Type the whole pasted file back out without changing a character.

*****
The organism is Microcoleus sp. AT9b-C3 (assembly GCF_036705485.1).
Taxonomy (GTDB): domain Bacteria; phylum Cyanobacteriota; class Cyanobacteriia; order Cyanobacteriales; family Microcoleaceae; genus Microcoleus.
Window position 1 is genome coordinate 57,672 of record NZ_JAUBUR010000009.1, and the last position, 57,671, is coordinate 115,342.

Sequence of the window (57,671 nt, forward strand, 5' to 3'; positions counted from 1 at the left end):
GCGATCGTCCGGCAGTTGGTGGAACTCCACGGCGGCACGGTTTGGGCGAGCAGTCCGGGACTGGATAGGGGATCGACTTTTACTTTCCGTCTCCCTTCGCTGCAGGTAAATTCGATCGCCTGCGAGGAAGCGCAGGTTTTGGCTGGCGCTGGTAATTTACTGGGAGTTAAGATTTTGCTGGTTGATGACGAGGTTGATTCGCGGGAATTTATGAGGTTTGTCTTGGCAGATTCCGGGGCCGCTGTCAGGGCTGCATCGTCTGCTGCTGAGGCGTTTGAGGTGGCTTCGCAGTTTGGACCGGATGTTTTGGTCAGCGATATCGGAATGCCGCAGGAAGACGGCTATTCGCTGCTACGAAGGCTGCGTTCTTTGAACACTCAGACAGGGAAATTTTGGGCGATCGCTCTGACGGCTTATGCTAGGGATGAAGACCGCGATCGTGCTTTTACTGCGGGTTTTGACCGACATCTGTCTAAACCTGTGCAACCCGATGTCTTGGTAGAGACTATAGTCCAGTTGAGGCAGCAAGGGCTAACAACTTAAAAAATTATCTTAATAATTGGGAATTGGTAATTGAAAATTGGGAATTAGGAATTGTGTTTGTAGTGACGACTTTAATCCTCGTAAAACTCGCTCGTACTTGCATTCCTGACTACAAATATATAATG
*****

The organism is Microcoleus sp. AT9b-C3 (assembly GCF_036705485.1).
Taxonomy (GTDB): domain Bacteria; phylum Cyanobacteriota; class Cyanobacteriia; order Cyanobacteriales; family Microcoleaceae; genus Microcoleus.
Window position 1 is genome coordinate 57,672 of record NZ_JAUBUR010000009.1, and the last position, 57,671, is coordinate 115,342.

Sequence of the window (57,671 nt, forward strand, 5' to 3'; positions counted from 1 at the left end):
GCGATCGTCCGGCAGTTGGTGGAACTCCACGGCGGCACGGTTTGGGCGAGCAGTCCGGGACTGGATAGGGGATCGACTTTTACTTTCCGTCTCCCTTCGCTGCAGGTAAATTCGATCGCCTGCGAGGAAGCGCAGGTTTTGGCTGGCGCTGGTAATTTACTGGGAGTTAAGATTTTGCTGGTTGATGACGAGGTTGATTCGCGGGAATTTATGAGGTTTGTCTTGGCAGATTCCGGGGCCGCTGTCAGGGCTGCATCGTCTGCTGCTGAGGCGTTTGAGGTGGCTTCGCAGTTTGGACCGGATGTTTTGGTCAGCGATATCGGAATGCCGCAGGAAGACGGCTATTCGCTGCTACGAAGGCTGCGTTCTTTGAACACTCAGACAGGGAAATTTTGGGCGATCGCTCTGACGGCTTATGCTAGGGATGAAGACCGCGATCGTGCTTTTACTGCGGGTTTTGACCGACATCTGTCTAAACCTGTGCAACCCGATGTCTTGGTAGAGACTATAGTCCAGTTGAGGCAGCAAGGGCTAACAACTTAAAAAATTATCTTAATAATTGGGAATTGGTAATTGAAAATTGGGAATTAGGAATTGTGTTTGTAGTGACGACTTTAATCCTCGTAAAACTCGCTCGTACTTGCATTCCTGACTACAAATATATAATG